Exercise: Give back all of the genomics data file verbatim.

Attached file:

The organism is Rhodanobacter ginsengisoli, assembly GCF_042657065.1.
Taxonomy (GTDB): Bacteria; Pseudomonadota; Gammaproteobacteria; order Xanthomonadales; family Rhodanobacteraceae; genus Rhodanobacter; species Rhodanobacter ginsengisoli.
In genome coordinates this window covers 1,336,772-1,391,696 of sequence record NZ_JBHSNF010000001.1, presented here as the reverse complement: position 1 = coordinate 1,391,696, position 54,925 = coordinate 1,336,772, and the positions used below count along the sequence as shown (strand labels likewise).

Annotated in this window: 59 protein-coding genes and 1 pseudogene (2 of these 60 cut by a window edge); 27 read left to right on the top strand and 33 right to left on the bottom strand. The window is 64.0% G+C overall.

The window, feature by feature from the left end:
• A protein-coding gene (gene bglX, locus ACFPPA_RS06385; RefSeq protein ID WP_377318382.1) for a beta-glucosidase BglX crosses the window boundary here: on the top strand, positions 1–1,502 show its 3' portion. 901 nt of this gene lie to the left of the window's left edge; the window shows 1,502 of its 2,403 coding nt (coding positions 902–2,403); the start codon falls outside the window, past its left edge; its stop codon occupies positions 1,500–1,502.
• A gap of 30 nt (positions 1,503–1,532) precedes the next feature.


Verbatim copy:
The organism is Rhodanobacter ginsengisoli, assembly GCF_042657065.1.
Taxonomy (GTDB): Bacteria; Pseudomonadota; Gammaproteobacteria; order Xanthomonadales; family Rhodanobacteraceae; genus Rhodanobacter; species Rhodanobacter ginsengisoli.
In genome coordinates this window covers 1,336,772-1,391,696 of sequence record NZ_JBHSNF010000001.1, presented here as the reverse complement: position 1 = coordinate 1,391,696, position 54,925 = coordinate 1,336,772, and the positions used below count along the sequence as shown (strand labels likewise).

Annotated in this window: 59 protein-coding genes and 1 pseudogene (2 of these 60 cut by a window edge); 27 read left to right on the top strand and 33 right to left on the bottom strand. The window is 64.0% G+C overall.

The window, feature by feature from the left end:
• A protein-coding gene (gene bglX, locus ACFPPA_RS06385; RefSeq protein ID WP_377318382.1) for a beta-glucosidase BglX crosses the window boundary here: on the top strand, positions 1–1,502 show its 3' portion. 901 nt of this gene lie to the left of the window's left edge; the window shows 1,502 of its 2,403 coding nt (coding positions 902–2,403); the start codon falls outside the window, past its left edge; its stop codon occupies positions 1,500–1,502.
• A gap of 30 nt (positions 1,503–1,532) precedes the next feature.